Induction #1 Sum proof Basis: 1+2+3+....+n = n*(n+1)/2 | N(n) Inductive step: 1+2+3...+(n+1) = (n+1)((n+1)+1)/2 n=1 => 1 = 1* (2)/2=1 #t 1+2+3+....+n = n*(n+1)/2 || + (n+1) 1+2+3+....+n+(n+1) = n^2+n/2 + (n+1) Left side changed from basis to inductive step but the right side is not finished. n^2+n/2 + (n+1) = n^2+n/2 + 2(n+1)/2 = n^2 +n +2n +2 /2 = n^2 + 3n +2 /2 as the polynominal long divison: ( n^2 + 3n +2 /2 ) / (n+1) = (n+2) R:0 n^2 + 3n +2 /2 = (n+1) (n+2) / 2 = (n+1) ( (n+1) + 1) / 2 and with (n+1) ( (n+1) + 1) / 2 our right side is now the inductive step too. Both sides: 1+2+3...+(n+1) = (n+1)((n+1)+1)/2 Induction #2 Proof: 2^n >= n^2 | n>=4 To change the basis to inductive step we ve to extend both sides with the factor 2. 2^n * 2 >= n^2 * 2 2^n+1 >= n^2*2 Left side is ready, so let us take a look now at right side: n^2*2 = n^2 + n^2 = n^2 + n + n as n>=4 is given n^2 + n + n >= n^2 +4n = n^2 + 2n + 2n and now we use the building on n>=4 again n^2 + 2n + 2n >= n^2 + 2n + 2*4 and n^2 + 2n + 2*4 is >= n^2 + 2n + 1 now n^2 + 2n + 1 is the 1st binomical formula and so: n^2 + 2n + 1 = (n+1)^2 Now we write down the left and the new right side - and what we see is the inductive step of our base case: 2^n+1 >= (n+1)^2 qed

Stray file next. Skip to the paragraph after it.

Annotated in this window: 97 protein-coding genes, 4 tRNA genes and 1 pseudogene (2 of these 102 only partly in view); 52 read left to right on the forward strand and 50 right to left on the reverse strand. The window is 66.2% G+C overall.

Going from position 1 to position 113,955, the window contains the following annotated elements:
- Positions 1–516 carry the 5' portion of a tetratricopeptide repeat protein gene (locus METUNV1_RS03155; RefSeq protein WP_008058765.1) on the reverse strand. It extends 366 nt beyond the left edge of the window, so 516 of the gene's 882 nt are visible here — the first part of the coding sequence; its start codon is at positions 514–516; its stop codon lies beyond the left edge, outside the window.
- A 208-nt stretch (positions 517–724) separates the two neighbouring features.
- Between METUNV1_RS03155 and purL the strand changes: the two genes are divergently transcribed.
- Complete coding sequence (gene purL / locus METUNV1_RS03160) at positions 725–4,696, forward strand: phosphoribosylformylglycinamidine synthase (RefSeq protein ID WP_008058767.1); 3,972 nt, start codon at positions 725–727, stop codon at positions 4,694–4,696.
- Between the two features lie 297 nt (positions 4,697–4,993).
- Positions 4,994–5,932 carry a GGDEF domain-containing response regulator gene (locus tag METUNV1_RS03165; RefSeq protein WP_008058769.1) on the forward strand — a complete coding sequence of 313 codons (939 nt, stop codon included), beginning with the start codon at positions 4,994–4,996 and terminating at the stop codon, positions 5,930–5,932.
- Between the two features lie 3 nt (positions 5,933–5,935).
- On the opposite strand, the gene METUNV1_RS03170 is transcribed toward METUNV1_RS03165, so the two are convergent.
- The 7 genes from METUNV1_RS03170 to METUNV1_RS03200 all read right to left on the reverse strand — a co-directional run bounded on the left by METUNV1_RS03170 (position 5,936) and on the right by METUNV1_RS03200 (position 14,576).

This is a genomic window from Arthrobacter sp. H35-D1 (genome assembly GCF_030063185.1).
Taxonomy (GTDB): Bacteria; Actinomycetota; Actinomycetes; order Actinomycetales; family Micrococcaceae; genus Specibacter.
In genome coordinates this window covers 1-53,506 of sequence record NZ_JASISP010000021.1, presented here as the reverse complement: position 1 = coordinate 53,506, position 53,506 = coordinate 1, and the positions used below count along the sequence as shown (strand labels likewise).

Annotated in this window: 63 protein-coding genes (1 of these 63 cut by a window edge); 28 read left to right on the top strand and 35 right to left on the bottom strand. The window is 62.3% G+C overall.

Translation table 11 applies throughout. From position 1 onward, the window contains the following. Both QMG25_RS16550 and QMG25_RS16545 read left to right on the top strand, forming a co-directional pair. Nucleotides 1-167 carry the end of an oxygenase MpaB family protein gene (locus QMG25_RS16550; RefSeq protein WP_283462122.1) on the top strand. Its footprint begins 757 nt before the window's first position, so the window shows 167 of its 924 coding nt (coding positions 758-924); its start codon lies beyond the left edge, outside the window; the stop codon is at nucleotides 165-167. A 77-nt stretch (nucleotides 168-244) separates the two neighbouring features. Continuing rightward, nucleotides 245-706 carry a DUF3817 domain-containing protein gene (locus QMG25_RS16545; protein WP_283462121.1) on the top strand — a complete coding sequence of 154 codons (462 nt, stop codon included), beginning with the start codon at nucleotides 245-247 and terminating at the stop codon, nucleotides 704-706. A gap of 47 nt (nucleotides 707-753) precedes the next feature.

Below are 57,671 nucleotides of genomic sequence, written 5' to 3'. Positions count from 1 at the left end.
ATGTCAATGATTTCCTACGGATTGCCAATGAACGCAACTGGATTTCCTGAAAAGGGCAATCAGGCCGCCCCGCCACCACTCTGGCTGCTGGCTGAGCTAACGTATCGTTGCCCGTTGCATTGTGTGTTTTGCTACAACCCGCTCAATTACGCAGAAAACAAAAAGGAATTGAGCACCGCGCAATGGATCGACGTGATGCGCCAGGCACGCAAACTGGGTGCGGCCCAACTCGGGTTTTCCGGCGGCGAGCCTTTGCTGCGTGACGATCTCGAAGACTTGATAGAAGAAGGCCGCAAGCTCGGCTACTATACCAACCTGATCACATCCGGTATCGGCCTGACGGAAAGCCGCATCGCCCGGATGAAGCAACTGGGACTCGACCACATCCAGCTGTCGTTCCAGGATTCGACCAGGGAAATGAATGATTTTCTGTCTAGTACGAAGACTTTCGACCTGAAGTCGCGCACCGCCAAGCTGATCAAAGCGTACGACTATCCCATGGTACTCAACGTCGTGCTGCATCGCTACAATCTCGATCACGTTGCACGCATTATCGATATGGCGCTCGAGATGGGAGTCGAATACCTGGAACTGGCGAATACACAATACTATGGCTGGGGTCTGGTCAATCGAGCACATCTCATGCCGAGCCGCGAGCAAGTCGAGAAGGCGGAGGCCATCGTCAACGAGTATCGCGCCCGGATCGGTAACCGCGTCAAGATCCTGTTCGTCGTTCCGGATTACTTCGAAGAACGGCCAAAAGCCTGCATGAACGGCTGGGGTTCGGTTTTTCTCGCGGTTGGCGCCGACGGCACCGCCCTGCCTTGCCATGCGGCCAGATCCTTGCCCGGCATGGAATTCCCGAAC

25. März 2019 | Diskussionspapier | Maths | Mathe

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